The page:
But not all of the information that DNA contains is important. And so proteins – the worker bees of the body – must decide which parts of the chromatin-packaged DNA to unpack and read. They can then transform this information into action. It’s this activity that allows us to develop in a certain way and to survive as organisms.
And there lies the key to epigenetics: every person’s proteins read the DNA differently. Think back to those identical twins – they have exactly the same genes, so why aren’t they exactly the same in every way? The answer is epigenetics. Each twin’s proteins will read different parts of their genetic code, meaning certain aspects of the code are expressed more strongly than others.
Epigenetic processes can be incredibly powerful. The way our proteins read DNA can determine how we look and how quickly our body ages. When a fault emerges in this reading process it can lead to a variety of diseases including diabetes, schizophrenia and cancer.
Identical twins have exactly the same genes, so why aren't they exactly the same in every way?
And this is where things get really interesting. Epigenetics literally means ‘beyond genetics’. The way in which our proteins read our DNA is dependent on many factors: the environment in which we live, lifestyle factors such as smoking and diet, and even just blind chance. But because epigenetics is not preordained in our genes, we can manipulate it.
Some ‘epidrugs’ are already in use for certain cancers. These drugs alter the way in which our proteins read our DNA so as to prevent any faulty readings that may lead to disease.
Epigenetics & prostate cancer
Scientists from Diamond and the University of Freiburg have recently used the synchrotron’s I04 beamline to make an important discovery that could provide new epidrugs targeted to fight prostate cancer.
CHD1 is a protein involved in reading DNA, but it doesn’t always do exactly what it’s supposed to. In presence of the hormone androgen, it has been found to accidentally bind to a modified protein called KDM1A, which interacts closely with the DNA-packaging molecule, chromatin.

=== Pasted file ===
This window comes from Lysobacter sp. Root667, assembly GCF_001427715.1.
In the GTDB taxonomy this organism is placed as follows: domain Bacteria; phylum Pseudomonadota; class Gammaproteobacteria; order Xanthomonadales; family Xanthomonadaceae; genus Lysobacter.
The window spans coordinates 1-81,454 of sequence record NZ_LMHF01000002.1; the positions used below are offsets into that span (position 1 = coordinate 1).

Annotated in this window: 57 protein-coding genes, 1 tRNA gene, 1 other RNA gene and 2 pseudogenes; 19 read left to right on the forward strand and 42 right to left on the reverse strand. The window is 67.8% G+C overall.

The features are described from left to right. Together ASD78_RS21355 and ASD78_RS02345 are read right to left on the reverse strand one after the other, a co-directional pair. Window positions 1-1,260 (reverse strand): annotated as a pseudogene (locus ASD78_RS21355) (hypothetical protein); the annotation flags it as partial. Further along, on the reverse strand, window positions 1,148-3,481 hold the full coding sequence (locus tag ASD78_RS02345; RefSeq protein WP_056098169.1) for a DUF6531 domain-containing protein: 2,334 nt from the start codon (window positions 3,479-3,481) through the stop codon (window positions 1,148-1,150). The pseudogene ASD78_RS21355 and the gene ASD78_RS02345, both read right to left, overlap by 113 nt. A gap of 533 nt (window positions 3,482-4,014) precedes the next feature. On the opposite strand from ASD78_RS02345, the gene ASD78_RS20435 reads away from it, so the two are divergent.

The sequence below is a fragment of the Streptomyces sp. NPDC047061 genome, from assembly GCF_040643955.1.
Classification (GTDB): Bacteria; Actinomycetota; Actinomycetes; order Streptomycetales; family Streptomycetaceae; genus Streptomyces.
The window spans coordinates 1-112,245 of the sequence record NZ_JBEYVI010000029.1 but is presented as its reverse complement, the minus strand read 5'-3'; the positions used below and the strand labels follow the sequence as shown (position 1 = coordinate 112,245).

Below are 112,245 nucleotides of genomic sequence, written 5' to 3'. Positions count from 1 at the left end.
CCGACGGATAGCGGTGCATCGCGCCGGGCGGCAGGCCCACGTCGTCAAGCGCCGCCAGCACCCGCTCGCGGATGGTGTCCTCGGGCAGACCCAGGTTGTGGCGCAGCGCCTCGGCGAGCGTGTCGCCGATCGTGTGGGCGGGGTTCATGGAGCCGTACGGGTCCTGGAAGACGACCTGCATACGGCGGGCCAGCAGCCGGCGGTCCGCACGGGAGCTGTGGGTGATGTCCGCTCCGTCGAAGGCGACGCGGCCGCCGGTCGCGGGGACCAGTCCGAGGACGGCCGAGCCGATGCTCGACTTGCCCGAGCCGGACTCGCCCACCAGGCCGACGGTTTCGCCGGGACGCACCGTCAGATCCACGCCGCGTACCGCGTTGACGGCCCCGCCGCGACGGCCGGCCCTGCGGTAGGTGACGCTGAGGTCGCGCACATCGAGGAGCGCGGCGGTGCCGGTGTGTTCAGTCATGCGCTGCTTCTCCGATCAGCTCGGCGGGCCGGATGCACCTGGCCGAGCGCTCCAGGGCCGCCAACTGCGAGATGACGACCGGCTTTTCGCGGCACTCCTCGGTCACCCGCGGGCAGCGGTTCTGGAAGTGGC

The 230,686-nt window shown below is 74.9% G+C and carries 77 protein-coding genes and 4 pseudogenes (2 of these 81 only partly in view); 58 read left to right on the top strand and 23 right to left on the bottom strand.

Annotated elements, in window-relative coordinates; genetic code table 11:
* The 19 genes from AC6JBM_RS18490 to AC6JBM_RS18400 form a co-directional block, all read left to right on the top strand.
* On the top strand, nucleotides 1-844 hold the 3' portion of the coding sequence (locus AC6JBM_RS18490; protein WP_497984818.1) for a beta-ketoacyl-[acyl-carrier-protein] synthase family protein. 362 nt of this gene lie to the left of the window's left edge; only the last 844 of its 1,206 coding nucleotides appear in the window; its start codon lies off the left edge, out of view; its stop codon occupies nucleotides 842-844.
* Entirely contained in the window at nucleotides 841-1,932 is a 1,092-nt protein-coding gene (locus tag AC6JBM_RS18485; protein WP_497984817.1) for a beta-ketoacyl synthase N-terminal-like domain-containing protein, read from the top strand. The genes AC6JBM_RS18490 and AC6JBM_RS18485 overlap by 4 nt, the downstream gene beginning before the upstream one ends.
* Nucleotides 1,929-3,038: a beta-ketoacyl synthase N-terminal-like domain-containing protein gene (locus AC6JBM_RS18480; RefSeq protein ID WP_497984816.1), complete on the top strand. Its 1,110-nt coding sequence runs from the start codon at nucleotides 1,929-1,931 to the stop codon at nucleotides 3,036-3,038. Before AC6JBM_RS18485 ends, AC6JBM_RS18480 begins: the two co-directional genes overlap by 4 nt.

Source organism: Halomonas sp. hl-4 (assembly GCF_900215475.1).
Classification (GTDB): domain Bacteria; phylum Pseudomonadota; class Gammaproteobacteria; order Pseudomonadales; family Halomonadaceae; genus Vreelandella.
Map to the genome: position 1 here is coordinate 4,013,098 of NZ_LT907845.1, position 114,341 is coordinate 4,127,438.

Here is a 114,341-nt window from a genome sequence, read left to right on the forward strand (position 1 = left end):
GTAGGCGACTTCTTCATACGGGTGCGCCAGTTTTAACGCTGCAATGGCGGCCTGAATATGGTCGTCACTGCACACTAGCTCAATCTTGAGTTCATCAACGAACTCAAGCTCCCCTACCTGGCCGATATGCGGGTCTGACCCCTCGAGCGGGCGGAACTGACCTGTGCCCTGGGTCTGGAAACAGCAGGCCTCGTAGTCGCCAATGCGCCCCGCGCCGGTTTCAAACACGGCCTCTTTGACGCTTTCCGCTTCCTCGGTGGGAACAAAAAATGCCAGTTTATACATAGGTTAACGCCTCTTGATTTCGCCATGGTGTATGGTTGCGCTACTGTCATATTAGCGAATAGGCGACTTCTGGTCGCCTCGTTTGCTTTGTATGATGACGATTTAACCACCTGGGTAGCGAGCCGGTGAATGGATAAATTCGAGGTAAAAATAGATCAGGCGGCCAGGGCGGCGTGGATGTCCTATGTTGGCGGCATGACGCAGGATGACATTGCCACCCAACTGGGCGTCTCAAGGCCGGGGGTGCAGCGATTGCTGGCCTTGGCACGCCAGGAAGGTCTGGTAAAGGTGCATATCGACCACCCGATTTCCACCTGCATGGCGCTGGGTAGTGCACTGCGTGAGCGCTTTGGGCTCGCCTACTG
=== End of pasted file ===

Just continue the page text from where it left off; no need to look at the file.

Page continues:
This research has revealed the complex role of these two proteins in the growth of prostate cancer cells, demonstrating that when the CHD1 protein and the KDM1A protein join, it activates a circuit leading to aggressive cancer growth.
And so we have a problem: we need to prevent this binding process to combat the spread of prostate cancer, but we can’t turn the CHD1 protein off because it’s vital to reading our DNA.
But we are now closer to a solution, thanks to Dr Ralf Flaig and his colleagues. The group recently caught the protein complex red-handed, imaging on the atomic level what this binding reaction looks like.
Ralf explains: “The CHD1 protein and KDM1A protein join like a lock and a key fitting neatly into place. But when we looked at this reaction on the atomic scale, we noticed a small gap in the joined up structure – this gap is the perfect size for a drug molecule to fit into.
“This means that it might be possible to design a drug that specifically prevents the binding of the two proteins, thereby preventing the activation of the circuit that triggers the growth of prostate cancer, whilst leaving the CHD1 protein unharmed and able to go about its job of reading our DNA.”
The group’s next step will be to investigate different molecules that might fit in the identified gap, offering a new approach to treating prostate cancer.
A world beyond genetics
As we learn more about epigenetic processes, we’re becoming even better equipped to combat the many diseases that result, not from our genes, but from the proteins that read our DNA.
We still have a long way to go before we fully understand the extent of epigenetic processes and how to harness them, but research such as Ralf’s is moving the field forwards.
One thing is for sure: the driving forces behind human biology are enormously complex. But as scientific progress marches on, we can see deeper and deeper into the invisible forces that shape us as individuals, and learn more about the vast tapestry that makes up human life.